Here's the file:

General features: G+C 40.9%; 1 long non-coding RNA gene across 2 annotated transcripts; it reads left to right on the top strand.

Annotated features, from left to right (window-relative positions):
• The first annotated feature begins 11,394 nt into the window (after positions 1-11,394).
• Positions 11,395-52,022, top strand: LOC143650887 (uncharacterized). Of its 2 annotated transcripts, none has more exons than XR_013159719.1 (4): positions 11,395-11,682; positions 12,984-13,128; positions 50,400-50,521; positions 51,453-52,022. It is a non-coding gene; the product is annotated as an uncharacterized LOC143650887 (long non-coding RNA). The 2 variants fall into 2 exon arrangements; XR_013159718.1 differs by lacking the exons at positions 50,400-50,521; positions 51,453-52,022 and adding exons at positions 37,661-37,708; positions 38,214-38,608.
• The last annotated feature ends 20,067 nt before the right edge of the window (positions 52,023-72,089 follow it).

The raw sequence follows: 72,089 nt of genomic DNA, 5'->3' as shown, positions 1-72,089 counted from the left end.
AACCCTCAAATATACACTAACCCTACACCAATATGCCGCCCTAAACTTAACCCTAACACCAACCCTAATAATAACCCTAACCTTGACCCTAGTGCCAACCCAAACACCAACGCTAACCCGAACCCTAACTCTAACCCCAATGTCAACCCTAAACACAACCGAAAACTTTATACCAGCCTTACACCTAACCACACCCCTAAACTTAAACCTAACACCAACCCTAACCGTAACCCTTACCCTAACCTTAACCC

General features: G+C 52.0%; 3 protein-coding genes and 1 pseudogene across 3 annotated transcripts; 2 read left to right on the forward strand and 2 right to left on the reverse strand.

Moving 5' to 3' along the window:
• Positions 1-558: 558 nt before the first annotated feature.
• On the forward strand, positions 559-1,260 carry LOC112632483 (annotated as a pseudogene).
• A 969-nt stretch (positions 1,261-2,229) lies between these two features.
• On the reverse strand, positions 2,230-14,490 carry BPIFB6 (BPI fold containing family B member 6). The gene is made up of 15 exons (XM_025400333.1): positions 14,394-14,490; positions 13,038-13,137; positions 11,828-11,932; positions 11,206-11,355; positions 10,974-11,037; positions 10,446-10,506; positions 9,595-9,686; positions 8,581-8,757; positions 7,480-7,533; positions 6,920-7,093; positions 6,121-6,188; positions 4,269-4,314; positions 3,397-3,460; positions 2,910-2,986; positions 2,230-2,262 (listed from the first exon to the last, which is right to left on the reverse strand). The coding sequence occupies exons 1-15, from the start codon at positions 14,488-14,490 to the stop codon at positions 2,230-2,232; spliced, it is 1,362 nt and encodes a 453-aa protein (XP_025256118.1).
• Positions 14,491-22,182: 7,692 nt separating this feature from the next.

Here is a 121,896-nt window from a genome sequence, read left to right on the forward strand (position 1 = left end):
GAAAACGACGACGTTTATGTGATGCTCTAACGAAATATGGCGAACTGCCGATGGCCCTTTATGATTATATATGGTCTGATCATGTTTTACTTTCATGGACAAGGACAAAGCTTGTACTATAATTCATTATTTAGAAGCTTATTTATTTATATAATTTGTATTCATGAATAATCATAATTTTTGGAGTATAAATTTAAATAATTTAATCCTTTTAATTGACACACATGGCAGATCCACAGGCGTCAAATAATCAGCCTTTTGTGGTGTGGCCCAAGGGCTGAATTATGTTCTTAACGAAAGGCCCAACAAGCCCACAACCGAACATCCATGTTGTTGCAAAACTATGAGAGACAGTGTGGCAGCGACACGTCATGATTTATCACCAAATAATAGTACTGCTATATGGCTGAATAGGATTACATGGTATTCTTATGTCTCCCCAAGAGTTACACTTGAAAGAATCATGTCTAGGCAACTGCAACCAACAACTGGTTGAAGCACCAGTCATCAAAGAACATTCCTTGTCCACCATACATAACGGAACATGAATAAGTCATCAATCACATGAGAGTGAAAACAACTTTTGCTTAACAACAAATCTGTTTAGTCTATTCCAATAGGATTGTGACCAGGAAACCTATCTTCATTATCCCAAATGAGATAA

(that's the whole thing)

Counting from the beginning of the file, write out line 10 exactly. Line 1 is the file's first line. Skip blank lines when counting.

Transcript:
• Positions 1-558: 558 nt before the first annotated feature.